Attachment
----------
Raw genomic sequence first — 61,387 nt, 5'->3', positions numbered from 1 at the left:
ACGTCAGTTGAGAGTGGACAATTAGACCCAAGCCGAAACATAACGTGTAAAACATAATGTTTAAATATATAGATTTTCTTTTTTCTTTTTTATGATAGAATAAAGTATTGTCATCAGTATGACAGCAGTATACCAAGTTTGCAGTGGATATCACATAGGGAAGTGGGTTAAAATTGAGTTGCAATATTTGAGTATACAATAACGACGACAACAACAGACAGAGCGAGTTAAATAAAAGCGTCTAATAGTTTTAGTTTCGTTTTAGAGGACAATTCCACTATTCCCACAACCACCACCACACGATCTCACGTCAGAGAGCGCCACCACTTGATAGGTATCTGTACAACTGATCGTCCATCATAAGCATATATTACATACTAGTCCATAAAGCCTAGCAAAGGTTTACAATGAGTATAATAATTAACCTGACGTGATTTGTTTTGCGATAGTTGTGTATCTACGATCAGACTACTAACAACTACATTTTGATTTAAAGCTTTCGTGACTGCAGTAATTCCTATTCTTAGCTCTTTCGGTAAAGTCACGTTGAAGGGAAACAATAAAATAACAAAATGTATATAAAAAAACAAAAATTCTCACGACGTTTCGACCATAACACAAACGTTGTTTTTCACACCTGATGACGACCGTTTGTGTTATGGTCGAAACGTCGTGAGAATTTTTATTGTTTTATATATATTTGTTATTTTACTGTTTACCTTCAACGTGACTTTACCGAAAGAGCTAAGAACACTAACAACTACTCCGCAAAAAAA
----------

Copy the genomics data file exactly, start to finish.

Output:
Raw genomic sequence first — 61,387 nt, 5'->3', positions numbered from 1 at the left:
ACGTCAGTTGAGAGTGGACAATTAGACCCAAGCCGAAACATAACGTGTAAAACATAATGTTTAAATATATAGATTTTCTTTTTTCTTTTTTATGATAGAATAAAGTATTGTCATCAGTATGACAGCAGTATACCAAGTTTGCAGTGGATATCACATAGGGAAGTGGGTTAAAATTGAGTTGCAATATTTGAGTATACAATAACGACGACAACAACAGACAGAGCGAGTTAAATAAAAGCGTCTAATAGTTTTAGTTTCGTTTTAGAGGACAATTCCACTATTCCCACAACCACCACCACACGATCTCACGTCAGAGAGCGCCACCACTTGATAGGTATCTGTACAACTGATCGTCCATCATAAGCATATATTACATACTAGTCCATAAAGCCTAGCAAAGGTTTACAATGAGTATAATAATTAACCTGACGTGATTTGTTTTGCGATAGTTGTGTATCTACGATCAGACTACTAACAACTACATTTTGATTTAAAGCTTTCGTGACTGCAGTAATTCCTATTCTTAGCTCTTTCGGTAAAGTCACGTTGAAGGGAAACAATAAAATAACAAAATGTATATAAAAAAACAAAAATTCTCACGACGTTTCGACCATAACACAAACGTTGTTTTTCACACCTGATGACGACCGTTTGTGTTATGGTCGAAACGTCGTGAGAATTTTTATTGTTTTATATATATTTGTTATTTTACTGTTTACCTTCAACGTGACTTTACCGAAAGAGCTAAGAACACTAACAACTACTCCGCAAAAAAA